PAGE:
Editorial: student athlete GPA now average – should it be applauded?

Several years ago, FIU was sanctioned by the National Collegiate Athletic Association for its student athletes’ disappointing grades. Later, in 2007, FIU’s academic progress report score was among the lowest in the country, considerably below the minimum score of 900 set by the NCAA – meaning that less than 60 percent of student athletes were graduating. It wasn’t until 2010 that FIU just barely broke the 900 academic progress rate score with a score of 927.

APR scores are a major determining factor for scholarships, graduation, academic eligibility and the ability to compete postseason.

The 2015-2016 student athletes earned the highest grade-point average on record with a 3.1 average throughout the entire department, with 273 of the 400 students earning at least a 3.0.

“The word ‘student’ in ‘student-athlete’ will always be the most important thing to us,” said Pete Garcia, FIU executive director of Sports and Entertainment. “The work that our student-athletes have done in the classroom is outstanding. Their dedication, along with the commitment of our coaches, faculty and Student-Athlete Academic Center towards high academic standards, is the reason we see such impressive results.”

Additionally, student athletes have seen a 10 percent increase in their graduation success rate over the last two years.

Even though Garcia and and his department expects to continue seeing an upward trend of high academic standards, it might be too soon to celebrate. While we agree that academic progress on any level is applaudable, we do not agree that student athletes should be held to different standards from any other student.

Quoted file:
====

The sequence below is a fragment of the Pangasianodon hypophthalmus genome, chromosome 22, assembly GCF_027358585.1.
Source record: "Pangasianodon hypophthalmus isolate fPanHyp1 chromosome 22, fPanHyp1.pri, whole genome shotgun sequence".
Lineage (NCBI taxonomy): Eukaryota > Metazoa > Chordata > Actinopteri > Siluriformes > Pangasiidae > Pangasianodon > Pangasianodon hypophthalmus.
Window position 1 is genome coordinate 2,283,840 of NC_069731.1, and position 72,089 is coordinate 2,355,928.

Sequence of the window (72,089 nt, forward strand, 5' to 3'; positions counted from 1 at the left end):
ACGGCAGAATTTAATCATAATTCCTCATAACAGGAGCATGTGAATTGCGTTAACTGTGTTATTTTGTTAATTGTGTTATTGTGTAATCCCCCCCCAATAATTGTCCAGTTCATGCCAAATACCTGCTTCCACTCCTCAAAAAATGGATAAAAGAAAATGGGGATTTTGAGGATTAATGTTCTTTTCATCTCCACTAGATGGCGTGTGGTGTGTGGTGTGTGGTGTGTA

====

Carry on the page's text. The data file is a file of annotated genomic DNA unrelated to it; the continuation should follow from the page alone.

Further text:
We can understand that increasing the average GPA is a step in the right direction, and we should be encouraging our athletes to perform better. A 3.0 is the bare minimum to enroll in some majors at FIU; many students work hard to obtain and maintain a 3.0 simply to pursue their passion. It’s discouraging to see a group of students, who are already seen at times as “elites”, being applauded for this.

It also takes a great effort to attend classes while working full time, being a parent or caretaker. Those students do so without hopes of a pat on the back for a 3.0.

Holding athletes to a lower standard reinforces negative stereotypes against athletes. We do not believe our athletes to be any less capable than any of the other students who attend classes at FIU.

As an editorial board, we believe that holding our athletes to different standards is a disservice to the athletes themselves. We know that it feels great for these athletes to succeed academically, and encourage the University community to promote academic progress and growth for student athletes as much as they would any other student.

We are proud of the academic success of our student athletes and do not wish to diminish the hard work it took to achieve a high GPA. We congratulate and applaud the 143 Panthers who were named to the FIU Dean’s List in the spring.

We admire the dedication it takes to dedicate oneself to a sport, attend multiple practices, and travel for games while ensuring to aim high academically. That is no small feat.

We would also like to wish our student athletes the best in the upcoming academic year, both on and off the court.


Image by Seattle Parks, retrieved from Flickr: 
Adult Outdoor Sports

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